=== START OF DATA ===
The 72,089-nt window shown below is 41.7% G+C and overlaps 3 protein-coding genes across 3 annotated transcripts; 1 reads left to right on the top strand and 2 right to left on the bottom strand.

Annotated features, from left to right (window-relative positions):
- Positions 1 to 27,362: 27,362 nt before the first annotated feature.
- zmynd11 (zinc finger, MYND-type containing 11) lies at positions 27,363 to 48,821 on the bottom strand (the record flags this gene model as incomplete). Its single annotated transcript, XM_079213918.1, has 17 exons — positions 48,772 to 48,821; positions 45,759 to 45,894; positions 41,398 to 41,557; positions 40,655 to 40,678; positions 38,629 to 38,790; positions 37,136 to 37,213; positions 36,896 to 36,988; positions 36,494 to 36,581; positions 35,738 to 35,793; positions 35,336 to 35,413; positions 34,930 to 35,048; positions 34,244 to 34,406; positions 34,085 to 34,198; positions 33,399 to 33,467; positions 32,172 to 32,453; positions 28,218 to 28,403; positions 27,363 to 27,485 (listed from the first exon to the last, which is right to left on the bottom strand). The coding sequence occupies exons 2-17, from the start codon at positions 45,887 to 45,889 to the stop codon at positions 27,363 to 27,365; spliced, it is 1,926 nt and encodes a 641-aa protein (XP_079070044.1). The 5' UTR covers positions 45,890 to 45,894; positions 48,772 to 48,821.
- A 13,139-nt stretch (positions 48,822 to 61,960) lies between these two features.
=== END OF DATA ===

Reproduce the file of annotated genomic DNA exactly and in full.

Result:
The 72,089-nt window shown below is 41.7% G+C and overlaps 3 protein-coding genes across 3 annotated transcripts; 1 reads left to right on the top strand and 2 right to left on the bottom strand.

Annotated features, from left to right (window-relative positions):
- Positions 1 to 27,362: 27,362 nt before the first annotated feature.
- zmynd11 (zinc finger, MYND-type containing 11) lies at positions 27,363 to 48,821 on the bottom strand (the record flags this gene model as incomplete). Its single annotated transcript, XM_079213918.1, has 17 exons — positions 48,772 to 48,821; positions 45,759 to 45,894; positions 41,398 to 41,557; positions 40,655 to 40,678; positions 38,629 to 38,790; positions 37,136 to 37,213; positions 36,896 to 36,988; positions 36,494 to 36,581; positions 35,738 to 35,793; positions 35,336 to 35,413; positions 34,930 to 35,048; positions 34,244 to 34,406; positions 34,085 to 34,198; positions 33,399 to 33,467; positions 32,172 to 32,453; positions 28,218 to 28,403; positions 27,363 to 27,485 (listed from the first exon to the last, which is right to left on the bottom strand). The coding sequence occupies exons 2-17, from the start codon at positions 45,887 to 45,889 to the stop codon at positions 27,363 to 27,365; spliced, it is 1,926 nt and encodes a 641-aa protein (XP_079070044.1). The 5' UTR covers positions 45,890 to 45,894; positions 48,772 to 48,821.
- A 13,139-nt stretch (positions 48,822 to 61,960) lies between these two features.